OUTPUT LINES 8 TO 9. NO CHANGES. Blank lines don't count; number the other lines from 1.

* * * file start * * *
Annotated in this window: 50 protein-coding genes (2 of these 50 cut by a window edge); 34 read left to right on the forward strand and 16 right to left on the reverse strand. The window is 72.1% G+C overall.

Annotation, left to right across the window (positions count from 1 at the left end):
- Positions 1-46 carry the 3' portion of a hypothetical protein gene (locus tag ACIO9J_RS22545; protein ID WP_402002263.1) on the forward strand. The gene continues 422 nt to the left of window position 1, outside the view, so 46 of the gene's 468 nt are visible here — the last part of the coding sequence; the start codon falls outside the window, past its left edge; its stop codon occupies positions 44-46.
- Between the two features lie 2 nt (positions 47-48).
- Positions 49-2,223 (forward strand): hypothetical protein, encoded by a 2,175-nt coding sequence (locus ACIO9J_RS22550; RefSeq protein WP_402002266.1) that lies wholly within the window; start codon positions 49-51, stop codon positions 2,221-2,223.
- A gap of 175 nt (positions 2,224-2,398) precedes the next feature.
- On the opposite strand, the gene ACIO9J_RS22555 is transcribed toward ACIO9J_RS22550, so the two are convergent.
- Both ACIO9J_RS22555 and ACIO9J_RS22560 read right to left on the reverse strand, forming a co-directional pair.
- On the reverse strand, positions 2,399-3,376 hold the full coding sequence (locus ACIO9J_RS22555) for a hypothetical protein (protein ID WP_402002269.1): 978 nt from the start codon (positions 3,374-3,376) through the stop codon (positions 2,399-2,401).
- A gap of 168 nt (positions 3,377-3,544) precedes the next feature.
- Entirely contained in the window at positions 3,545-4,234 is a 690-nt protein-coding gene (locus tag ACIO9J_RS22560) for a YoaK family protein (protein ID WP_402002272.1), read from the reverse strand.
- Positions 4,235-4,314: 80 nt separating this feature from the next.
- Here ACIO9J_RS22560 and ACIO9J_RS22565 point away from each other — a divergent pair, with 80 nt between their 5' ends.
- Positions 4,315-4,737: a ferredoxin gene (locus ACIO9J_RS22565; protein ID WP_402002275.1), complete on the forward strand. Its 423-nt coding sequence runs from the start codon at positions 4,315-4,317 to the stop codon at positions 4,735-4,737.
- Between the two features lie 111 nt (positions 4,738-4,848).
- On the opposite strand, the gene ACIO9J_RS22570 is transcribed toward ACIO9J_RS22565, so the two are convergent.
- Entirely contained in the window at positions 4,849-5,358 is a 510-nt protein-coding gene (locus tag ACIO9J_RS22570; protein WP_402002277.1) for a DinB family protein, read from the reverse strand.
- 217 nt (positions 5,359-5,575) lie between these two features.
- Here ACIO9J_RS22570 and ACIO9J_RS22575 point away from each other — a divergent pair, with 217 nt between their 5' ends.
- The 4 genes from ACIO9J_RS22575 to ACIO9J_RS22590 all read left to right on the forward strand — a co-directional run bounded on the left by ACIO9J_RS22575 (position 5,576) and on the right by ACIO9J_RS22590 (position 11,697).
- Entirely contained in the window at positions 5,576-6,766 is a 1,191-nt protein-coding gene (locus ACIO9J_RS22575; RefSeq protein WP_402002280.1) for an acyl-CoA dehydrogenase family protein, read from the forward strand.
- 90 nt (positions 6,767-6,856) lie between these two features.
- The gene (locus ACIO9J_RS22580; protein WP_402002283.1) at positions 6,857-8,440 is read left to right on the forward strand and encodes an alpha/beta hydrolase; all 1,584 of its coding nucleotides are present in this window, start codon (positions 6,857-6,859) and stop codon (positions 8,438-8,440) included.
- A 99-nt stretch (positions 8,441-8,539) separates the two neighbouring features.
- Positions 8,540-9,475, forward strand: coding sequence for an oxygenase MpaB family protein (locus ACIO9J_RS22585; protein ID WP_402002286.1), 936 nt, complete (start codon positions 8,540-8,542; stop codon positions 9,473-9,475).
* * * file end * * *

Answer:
- Both ACIO9J_RS22555 and ACIO9J_RS22560 read right to left on the reverse strand, forming a co-directional pair.
- On the reverse strand, positions 2,399-3,376 hold the full coding sequence (locus ACIO9J_RS22555) for a hypothetical protein (protein ID WP_402002269.1): 978 nt from the start codon (positions 3,374-3,376) through the stop codon (positions 2,399-2,401).